Such a prayerful, faithful adult child of God was our Sister Jeanne Knoerle. Our Jeanne was many things – student, teacher, administrator, life-long learner, artist in paint and pastels and alpaca fiber, an ardent “birder” and a great cook of stir fry delicacies.

She loved ideas, enjoyed good conversation, liked to write and to read. She served as a minister of Eucharist and lector during our liturgies; and we could always count on her to be one of the best readers of anything, anywhere, for any occasion.

She performed her most recent ministry of driving our sisters to their appointments in town with the same energy and enthusiasm as she demonstrated as president of the College. Jeanne took on huge projects such as initiating what has become Our Green Valley – a coalition of partners in the Wabash Valley interested in sustaining the health of this local, precious biosphere. And she took on smaller projects – like cleaning up St. Joe’s Lake so it would be ready for the sisters to enjoy this summer. No matter what she did, she did it with enthusiasm and conviction.

In everything and anything Jeanne did, she did it as a Sister of Providence. At her core, in her deepest essence, Jeanne was first and foremost a Sister of Providence. She loved the Congregation and believed passionately in its future. Like so many of you Sisters of Providence of her age, she turned her life upside down when Vatican Council II asked women religious to return to our founders and the study our charisms in order to reform and renew ourselves for service in the church in the modern world.

This reform and renewal came at the price of great personal pain and a patient working through of profound differences in spirituality, theology, and an understanding of the nature of religious life and the meaning of the vows we profess.

I carry a memory of Jeanne Knoerle that is an icon for me of how honestly she lived her life as a Sister of Providence.

The Congregation had finished a General Chapter session – painful conversations, significant differences in beliefs and values among us had been fiercely debated. Emotions were very high, very raw.

We were outside –in the area in front of this church. We had a prayer of some kind or another and were all standing in a large semi-circle. One sister took the hand of the sister beside her – and slowly hands became linked. But we were still in a semi-circle. At one “end” of the semi-circle stood Jeanne Knoerle. On the other “end” stood the sister who had spoken against everything Jeanne proposed, or spoke in favor of, or advocated. And Jeanne had just as firmly expressed her opinions and beliefs that contradicted this sister.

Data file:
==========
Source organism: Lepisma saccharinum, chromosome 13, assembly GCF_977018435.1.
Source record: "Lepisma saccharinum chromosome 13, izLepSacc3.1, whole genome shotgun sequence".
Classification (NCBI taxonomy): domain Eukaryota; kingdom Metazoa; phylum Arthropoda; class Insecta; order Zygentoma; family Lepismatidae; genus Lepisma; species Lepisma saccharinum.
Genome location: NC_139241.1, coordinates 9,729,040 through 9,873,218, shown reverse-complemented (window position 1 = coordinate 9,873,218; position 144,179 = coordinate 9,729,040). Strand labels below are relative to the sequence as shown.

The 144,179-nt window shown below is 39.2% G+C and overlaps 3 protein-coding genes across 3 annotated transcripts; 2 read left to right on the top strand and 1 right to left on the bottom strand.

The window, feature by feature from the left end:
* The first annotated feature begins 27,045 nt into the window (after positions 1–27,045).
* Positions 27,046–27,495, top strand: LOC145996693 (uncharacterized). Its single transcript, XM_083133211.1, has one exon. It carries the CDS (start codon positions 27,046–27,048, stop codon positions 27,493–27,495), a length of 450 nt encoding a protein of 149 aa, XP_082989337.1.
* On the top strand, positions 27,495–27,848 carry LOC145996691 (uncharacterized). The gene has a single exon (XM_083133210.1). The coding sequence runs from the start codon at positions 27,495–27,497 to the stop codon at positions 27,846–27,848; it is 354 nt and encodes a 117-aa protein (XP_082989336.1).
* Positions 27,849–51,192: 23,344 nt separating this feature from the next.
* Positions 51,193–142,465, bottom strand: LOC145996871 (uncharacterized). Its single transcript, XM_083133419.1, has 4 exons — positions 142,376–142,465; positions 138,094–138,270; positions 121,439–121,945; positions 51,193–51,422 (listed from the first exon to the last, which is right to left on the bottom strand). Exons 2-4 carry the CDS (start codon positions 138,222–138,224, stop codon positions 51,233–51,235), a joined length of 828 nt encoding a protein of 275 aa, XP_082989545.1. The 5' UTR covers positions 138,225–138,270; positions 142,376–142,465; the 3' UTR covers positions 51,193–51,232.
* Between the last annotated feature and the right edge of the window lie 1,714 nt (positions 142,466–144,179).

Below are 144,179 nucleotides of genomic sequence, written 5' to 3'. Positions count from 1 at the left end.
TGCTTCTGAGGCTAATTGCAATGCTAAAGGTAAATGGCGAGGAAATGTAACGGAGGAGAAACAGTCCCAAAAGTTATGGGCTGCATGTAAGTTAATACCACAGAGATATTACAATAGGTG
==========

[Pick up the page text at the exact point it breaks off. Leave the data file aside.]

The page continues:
The physical gap separating these two Sisters of Providence perfectly symbolized the huge ideological, theological and spiritual separation between them, and present among all of us.

With all other Sisters of Providence present, I saw Jeanne notice the separation and start to walk – pulling the rest of the group with her – to close the gap, to mend the break, to complete the circle, to take our sister’s hand.

For me, that’s Jeanne Knoerle’s legacy to us – to encourage us to use all our gifts of intellect and wit and love to close the gaps, mend the breaks and to complete the broken circles that mark our lives.

Thank you, Jeanne; continue to be with each of us and all of us as, together, we continue to witness and respond to the revelations of God in our lives as you so faithfully witnessed God’s providence through yours.

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Sister Denise Wilkinson

Sister Denise was the general superior of the Sisters of Providence of Saint Mary-of-the-Woods from 2006-2016. She previously served as a high school teacher, college administrator, postulant/novice director and director of advancement and communications for the Congregation. Currently, Sister Denise serves the Congregation in various volunteer positions.